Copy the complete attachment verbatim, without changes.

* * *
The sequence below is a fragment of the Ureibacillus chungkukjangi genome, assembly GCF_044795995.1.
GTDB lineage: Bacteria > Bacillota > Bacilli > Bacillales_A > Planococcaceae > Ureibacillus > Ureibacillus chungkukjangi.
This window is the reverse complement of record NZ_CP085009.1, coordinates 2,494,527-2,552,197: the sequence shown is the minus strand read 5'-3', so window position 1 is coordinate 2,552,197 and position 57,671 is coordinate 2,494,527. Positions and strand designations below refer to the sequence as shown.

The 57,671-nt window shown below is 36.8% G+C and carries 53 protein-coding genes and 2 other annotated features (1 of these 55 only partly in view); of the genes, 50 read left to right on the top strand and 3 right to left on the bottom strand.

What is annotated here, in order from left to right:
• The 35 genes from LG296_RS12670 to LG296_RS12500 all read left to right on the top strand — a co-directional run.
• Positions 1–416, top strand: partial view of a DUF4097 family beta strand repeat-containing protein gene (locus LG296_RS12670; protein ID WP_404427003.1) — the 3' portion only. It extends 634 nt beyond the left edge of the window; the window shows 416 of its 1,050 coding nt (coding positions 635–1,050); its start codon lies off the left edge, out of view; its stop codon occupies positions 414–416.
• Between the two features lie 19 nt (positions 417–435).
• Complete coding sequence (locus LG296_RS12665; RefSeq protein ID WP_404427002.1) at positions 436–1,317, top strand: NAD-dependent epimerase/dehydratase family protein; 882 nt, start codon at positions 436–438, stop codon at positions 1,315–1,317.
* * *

The sequence below is a fragment of the Ureibacillus chungkukjangi genome, assembly GCF_044795995.1.
GTDB lineage: Bacteria > Bacillota > Bacilli > Bacillales_A > Planococcaceae > Ureibacillus > Ureibacillus chungkukjangi.
This window is the reverse complement of record NZ_CP085009.1, coordinates 2,494,527-2,552,197: the sequence shown is the minus strand read 5'-3', so window position 1 is coordinate 2,552,197 and position 57,671 is coordinate 2,494,527. Positions and strand designations below refer to the sequence as shown.

The 57,671-nt window shown below is 36.8% G+C and carries 53 protein-coding genes and 2 other annotated features (1 of these 55 only partly in view); of the genes, 50 read left to right on the top strand and 3 right to left on the bottom strand.

What is annotated here, in order from left to right:
• The 35 genes from LG296_RS12670 to LG296_RS12500 all read left to right on the top strand — a co-directional run.
• Positions 1–416, top strand: partial view of a DUF4097 family beta strand repeat-containing protein gene (locus LG296_RS12670; protein ID WP_404427003.1) — the 3' portion only. It extends 634 nt beyond the left edge of the window; the window shows 416 of its 1,050 coding nt (coding positions 635–1,050); its start codon lies off the left edge, out of view; its stop codon occupies positions 414–416.
• Between the two features lie 19 nt (positions 417–435).
• Complete coding sequence (locus LG296_RS12665; RefSeq protein ID WP_404427002.1) at positions 436–1,317, top strand: NAD-dependent epimerase/dehydratase family protein; 882 nt, start codon at positions 436–438, stop codon at positions 1,315–1,317.